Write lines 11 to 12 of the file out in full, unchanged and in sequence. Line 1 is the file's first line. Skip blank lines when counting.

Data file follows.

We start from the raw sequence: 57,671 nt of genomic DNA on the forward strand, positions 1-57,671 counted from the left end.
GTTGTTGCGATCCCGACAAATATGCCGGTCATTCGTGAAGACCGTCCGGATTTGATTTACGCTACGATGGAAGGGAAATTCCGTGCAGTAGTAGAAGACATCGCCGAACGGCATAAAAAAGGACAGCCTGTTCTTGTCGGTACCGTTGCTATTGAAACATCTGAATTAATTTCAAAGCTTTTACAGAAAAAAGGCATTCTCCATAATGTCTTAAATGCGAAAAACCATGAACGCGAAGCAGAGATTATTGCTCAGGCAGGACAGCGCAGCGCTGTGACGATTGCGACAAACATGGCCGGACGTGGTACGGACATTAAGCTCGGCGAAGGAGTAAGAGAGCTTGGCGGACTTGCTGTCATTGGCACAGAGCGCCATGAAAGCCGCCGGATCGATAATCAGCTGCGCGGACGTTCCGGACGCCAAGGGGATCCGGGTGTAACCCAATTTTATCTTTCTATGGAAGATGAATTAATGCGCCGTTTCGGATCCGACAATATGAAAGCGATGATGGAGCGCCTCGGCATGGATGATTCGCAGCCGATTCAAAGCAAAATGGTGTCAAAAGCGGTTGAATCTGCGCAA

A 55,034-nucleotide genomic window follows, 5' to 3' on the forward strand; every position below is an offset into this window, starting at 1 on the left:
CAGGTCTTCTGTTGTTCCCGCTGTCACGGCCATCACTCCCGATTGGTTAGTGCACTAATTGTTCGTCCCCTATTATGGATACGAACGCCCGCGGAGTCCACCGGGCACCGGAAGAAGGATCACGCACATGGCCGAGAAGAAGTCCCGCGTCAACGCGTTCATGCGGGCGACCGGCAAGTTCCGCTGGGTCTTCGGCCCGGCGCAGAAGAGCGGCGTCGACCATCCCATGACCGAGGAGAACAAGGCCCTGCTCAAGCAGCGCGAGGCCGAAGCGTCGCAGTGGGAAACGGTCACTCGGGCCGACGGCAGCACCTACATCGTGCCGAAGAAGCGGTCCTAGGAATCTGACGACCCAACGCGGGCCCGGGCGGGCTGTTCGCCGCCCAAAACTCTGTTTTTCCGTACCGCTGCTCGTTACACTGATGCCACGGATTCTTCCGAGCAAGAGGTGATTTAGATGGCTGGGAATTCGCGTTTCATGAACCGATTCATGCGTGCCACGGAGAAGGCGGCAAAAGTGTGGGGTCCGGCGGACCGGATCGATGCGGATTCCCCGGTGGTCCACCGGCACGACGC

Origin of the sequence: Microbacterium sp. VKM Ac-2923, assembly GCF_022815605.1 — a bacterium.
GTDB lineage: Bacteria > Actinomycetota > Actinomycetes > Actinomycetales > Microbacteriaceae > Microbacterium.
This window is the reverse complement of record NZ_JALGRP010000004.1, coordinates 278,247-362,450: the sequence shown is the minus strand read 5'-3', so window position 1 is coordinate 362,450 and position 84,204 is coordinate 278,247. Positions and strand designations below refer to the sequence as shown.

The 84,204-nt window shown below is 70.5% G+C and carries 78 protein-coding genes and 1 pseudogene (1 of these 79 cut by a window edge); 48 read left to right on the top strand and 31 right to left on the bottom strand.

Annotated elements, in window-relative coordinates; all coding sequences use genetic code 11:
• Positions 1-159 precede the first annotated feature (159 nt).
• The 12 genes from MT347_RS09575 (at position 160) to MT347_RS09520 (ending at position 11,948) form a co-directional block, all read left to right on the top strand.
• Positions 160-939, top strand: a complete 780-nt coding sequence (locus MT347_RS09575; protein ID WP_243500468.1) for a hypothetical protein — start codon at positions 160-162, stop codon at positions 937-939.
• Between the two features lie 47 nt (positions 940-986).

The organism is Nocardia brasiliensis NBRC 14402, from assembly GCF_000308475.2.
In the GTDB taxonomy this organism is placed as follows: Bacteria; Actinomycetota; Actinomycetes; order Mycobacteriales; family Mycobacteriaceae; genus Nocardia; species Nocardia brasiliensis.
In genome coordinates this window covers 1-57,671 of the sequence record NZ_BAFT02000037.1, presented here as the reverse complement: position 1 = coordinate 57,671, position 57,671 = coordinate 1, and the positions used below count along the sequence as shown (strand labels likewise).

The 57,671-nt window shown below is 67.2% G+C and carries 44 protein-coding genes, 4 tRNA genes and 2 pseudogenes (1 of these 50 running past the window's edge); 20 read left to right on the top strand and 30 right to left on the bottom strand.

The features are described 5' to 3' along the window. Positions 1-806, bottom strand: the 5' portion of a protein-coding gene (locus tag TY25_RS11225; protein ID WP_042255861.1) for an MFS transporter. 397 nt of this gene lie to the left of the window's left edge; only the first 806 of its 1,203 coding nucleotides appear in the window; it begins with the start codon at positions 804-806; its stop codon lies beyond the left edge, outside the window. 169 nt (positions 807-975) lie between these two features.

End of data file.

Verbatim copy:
• The 12 genes from MT347_RS09575 (at position 160) to MT347_RS09520 (ending at position 11,948) form a co-directional block, all read left to right on the top strand.
• Positions 160-939, top strand: a complete 780-nt coding sequence (locus MT347_RS09575; protein ID WP_243500468.1) for a hypothetical protein — start codon at positions 160-162, stop codon at positions 937-939.